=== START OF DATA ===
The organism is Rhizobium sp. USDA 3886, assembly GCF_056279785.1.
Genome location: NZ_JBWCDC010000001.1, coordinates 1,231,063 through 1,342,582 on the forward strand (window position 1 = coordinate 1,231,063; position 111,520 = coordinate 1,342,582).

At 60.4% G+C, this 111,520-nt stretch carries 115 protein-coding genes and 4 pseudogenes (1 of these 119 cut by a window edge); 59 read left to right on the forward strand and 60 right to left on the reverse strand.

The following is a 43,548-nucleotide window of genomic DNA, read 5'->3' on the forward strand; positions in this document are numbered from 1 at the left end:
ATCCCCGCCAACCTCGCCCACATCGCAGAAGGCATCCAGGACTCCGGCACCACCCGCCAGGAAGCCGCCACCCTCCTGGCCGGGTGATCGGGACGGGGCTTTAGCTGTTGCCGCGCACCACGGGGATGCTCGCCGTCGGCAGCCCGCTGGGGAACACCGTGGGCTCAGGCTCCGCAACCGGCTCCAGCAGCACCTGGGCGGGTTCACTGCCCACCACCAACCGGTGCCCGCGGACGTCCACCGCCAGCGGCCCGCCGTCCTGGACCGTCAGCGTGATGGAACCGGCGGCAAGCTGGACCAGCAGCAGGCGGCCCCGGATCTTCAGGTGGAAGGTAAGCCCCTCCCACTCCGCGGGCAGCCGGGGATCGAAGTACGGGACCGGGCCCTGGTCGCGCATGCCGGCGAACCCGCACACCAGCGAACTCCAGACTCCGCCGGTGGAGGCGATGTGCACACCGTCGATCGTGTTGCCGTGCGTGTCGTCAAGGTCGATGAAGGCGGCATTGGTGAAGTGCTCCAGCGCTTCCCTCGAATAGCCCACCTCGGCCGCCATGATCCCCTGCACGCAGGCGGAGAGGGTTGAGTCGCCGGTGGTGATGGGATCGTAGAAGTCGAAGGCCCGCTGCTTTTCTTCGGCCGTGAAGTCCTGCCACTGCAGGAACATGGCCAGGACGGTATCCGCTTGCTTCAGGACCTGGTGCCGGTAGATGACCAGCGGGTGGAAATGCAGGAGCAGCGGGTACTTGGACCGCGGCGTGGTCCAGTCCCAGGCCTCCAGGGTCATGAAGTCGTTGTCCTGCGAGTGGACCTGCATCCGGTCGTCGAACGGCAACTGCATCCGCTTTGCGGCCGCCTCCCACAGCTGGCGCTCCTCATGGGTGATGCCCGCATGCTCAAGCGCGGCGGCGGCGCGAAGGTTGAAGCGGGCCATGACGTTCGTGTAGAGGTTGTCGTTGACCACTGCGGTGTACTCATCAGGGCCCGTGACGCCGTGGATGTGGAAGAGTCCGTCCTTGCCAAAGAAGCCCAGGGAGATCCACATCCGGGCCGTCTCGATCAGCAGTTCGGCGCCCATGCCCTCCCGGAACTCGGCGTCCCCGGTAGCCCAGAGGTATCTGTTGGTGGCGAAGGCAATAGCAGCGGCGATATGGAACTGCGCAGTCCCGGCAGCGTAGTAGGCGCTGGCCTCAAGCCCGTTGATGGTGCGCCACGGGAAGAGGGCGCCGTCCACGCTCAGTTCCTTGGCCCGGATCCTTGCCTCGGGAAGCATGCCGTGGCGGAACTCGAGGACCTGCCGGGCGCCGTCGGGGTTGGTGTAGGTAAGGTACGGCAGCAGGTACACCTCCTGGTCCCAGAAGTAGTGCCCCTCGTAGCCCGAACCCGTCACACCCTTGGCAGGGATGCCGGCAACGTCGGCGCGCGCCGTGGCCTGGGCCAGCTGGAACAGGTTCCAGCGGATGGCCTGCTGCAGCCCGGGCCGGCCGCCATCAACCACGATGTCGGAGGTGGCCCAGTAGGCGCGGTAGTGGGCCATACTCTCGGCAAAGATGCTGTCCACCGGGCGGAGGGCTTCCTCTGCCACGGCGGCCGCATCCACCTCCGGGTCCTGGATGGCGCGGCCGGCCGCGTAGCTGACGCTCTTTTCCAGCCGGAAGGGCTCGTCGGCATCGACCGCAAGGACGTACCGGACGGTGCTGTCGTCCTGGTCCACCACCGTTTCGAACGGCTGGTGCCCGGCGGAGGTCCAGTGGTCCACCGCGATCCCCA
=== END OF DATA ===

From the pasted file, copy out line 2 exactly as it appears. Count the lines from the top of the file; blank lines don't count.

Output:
Genome location: NZ_JBWCDC010000001.1, coordinates 1,231,063 through 1,342,582 on the forward strand (window position 1 = coordinate 1,231,063; position 111,520 = coordinate 1,342,582).